Issing didn’t say when the euro would implode. But we think it could happen sooner than most people think. Doug recently explained why:
[It]’s the beginning of the end. The inevitable has now become the imminent. Britain has always been perhaps the most different culture of all of those in the European Union. They entered reluctantly and late, and never seriously considered losing the pound for the euro.
You’re going to see other countries leaving the EU. The next one might be Italy. All of the Italian banks are truly and totally bankrupt at this point. Who’s going to kiss that and make it better? Is the rest of the European Union going to contribute hundreds of billions of dollars to make the average Italian depositor well again? I don’t think so. There’s an excellent chance that Italy is going to get rid of the euro and leave the EU.
• If Italy leaves the EU, the fallout could be far worse than what we saw with the Brexit…
Unlike Britain, Italy actually uses the euro. Its exit could also pave the way for other European countries to exit the EU.
This is something you need to prepare for, no matter where you live.
The first thing you should do is own physical gold. If the euro keeps plunging, Europeans will seek safe havens. Many of these people will park money in gold.
This could cause gold prices to skyrocket. Just look at what gold did in Britain after the Brexit.
• Gold isn’t the only way to profit from the euro’s inevitable collapse…
In August, Nick Giambruno, editor of Crisis Investing, shorted the euro. Shorting is betting that an asset will fall. If it does, you make money.
Many investors think shorting is something only the “pros” do. But Nick found a way to short the euro that doesn’t involve complex strategies like trading options. You don’t even need to open a special brokerage account. In fact, it’s just as easy to short the euro using Nick’s method as it is to buy a share of McDonald’s (MCD).
• In less than two months, Nick’s readers are already up 7% on this trade…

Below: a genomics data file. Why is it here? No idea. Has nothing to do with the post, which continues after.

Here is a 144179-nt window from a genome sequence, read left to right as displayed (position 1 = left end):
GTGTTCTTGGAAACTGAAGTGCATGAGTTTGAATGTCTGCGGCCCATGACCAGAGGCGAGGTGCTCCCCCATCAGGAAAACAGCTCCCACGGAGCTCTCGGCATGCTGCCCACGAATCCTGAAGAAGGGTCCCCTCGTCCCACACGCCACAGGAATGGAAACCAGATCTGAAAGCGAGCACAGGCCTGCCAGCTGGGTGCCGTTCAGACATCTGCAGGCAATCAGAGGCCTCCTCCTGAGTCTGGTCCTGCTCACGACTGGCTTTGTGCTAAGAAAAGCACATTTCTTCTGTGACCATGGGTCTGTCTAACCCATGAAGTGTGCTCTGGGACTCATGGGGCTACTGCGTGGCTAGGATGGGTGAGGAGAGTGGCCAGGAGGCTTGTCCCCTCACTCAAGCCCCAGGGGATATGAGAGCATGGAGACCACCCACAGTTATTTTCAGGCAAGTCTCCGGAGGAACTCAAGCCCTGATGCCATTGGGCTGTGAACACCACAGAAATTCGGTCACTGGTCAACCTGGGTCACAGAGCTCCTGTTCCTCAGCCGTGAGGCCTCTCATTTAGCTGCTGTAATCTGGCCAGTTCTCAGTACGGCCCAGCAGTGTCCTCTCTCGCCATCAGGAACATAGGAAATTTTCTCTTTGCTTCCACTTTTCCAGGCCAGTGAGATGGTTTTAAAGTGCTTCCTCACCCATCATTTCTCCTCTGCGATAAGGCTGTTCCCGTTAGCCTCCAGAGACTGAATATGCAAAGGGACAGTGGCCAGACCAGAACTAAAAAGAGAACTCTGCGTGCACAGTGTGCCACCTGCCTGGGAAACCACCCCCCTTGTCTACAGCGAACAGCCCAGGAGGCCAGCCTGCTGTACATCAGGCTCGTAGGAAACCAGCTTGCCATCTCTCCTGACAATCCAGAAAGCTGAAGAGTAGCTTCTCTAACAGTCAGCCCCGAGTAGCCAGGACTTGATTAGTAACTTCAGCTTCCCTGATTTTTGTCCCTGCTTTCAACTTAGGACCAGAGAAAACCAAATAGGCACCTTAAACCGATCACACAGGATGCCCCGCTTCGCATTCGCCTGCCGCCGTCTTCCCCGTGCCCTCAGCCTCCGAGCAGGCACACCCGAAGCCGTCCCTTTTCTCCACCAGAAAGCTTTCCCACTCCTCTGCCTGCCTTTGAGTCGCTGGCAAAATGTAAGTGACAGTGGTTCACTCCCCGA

But it’s not too late to bet against the euro.
To discover why, watch this shocking presentation. It talks about a HUGE event that will take place on December 4.
The Financial Times says it could “trigger the total collapse of the eurozone within a very short period. It would probably lead to the most violent economic shock in history, dwarfing the Lehman Brothers bankruptcy in 2008 and the 1929 Wall Street crash.”
If the FT is even partially right, we’re looking at a possible stock market crash of historic proportions. That’s why we recommend you prepare right away. You can learn how to get started by watching this FREE video.
The “smart money” is stockpiling cash at the highest level in almost 15 years.
Investopedia reported on Tuesday:
A Bank of America Merrill Lynch survey of fund managers showed investor cash holdings rose to 5.8% in the month of October, up from 5.5% in September, levels not seen since the Brexit vote in the U.K. and the 9/11 terrorist attacks.
This survey polled 171 money managers who together oversee more than $440 billion. According to Investopedia, these investors are hoarding for four main reasons. They’re worried about the EU falling apart (20%)…a collapse of the bond market (18%)…Trump winning the election (17%)…and rising inflation in the U.S (12%).
You can see in today’s chart that a disintegration of the EU is the biggest worry among these managers. Keep in mind that the euro will be in serious trouble if the EU starts to unravel.